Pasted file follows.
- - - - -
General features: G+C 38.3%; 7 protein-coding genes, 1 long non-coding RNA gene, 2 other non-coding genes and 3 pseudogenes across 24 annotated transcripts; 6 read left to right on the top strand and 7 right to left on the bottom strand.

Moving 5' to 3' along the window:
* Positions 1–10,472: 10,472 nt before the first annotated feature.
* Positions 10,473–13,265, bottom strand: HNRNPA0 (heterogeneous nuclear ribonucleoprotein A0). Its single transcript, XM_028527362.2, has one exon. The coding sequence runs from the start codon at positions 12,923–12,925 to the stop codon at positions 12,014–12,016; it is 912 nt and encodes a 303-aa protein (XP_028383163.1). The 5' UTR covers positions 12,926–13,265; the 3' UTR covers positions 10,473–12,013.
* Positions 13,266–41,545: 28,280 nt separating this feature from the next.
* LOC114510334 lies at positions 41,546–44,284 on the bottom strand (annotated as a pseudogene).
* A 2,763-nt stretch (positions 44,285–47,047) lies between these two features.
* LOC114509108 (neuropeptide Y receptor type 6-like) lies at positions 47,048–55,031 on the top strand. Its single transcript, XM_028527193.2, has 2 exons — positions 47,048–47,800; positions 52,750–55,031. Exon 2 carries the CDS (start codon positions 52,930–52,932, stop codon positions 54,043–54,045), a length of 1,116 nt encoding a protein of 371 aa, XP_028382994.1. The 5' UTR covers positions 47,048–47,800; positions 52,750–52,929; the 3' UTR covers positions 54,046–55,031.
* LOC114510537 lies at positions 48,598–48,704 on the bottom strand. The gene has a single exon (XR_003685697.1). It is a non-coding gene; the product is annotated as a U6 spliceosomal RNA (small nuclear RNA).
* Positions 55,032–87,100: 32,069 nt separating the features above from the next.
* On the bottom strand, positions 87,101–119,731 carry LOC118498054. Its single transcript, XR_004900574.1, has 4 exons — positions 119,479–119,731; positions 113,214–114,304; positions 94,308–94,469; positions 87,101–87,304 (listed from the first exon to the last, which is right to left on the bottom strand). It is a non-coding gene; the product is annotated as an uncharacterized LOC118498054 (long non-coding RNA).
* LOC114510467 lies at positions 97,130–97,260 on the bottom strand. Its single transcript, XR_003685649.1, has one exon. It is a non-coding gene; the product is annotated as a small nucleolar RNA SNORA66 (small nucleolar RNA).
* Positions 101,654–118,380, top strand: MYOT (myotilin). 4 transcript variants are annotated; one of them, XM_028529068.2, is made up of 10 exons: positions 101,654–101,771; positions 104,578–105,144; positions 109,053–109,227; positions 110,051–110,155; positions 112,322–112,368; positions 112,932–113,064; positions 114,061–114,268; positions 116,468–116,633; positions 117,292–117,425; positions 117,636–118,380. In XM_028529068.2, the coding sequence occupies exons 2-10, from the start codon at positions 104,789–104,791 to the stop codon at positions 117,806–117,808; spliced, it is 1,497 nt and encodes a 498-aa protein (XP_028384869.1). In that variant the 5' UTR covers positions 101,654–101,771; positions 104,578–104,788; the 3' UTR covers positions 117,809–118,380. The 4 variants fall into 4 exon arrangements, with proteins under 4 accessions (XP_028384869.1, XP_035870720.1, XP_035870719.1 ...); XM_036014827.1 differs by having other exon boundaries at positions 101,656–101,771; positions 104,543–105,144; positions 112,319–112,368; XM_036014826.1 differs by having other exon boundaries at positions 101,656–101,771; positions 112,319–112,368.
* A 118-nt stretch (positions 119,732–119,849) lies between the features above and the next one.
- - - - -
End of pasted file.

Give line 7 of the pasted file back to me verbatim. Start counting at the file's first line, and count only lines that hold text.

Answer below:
* A 2,763-nt stretch (positions 44,285–47,047) lies between these two features.